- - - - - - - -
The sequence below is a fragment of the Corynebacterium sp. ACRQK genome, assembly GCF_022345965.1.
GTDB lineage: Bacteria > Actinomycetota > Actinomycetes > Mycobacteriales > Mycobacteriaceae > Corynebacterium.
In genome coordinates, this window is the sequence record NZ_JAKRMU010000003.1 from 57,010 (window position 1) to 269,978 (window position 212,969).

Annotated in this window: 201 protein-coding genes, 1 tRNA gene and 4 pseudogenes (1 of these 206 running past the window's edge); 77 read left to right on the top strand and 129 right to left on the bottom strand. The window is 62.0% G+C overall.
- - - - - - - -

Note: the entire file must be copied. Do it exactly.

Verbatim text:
The sequence below is a fragment of the Corynebacterium sp. ACRQK genome, assembly GCF_022345965.1.
GTDB lineage: Bacteria > Actinomycetota > Actinomycetes > Mycobacteriales > Mycobacteriaceae > Corynebacterium.
In genome coordinates, this window is the sequence record NZ_JAKRMU010000003.1 from 57,010 (window position 1) to 269,978 (window position 212,969).

Annotated in this window: 201 protein-coding genes, 1 tRNA gene and 4 pseudogenes (1 of these 206 running past the window's edge); 77 read left to right on the top strand and 129 right to left on the bottom strand. The window is 62.0% G+C overall.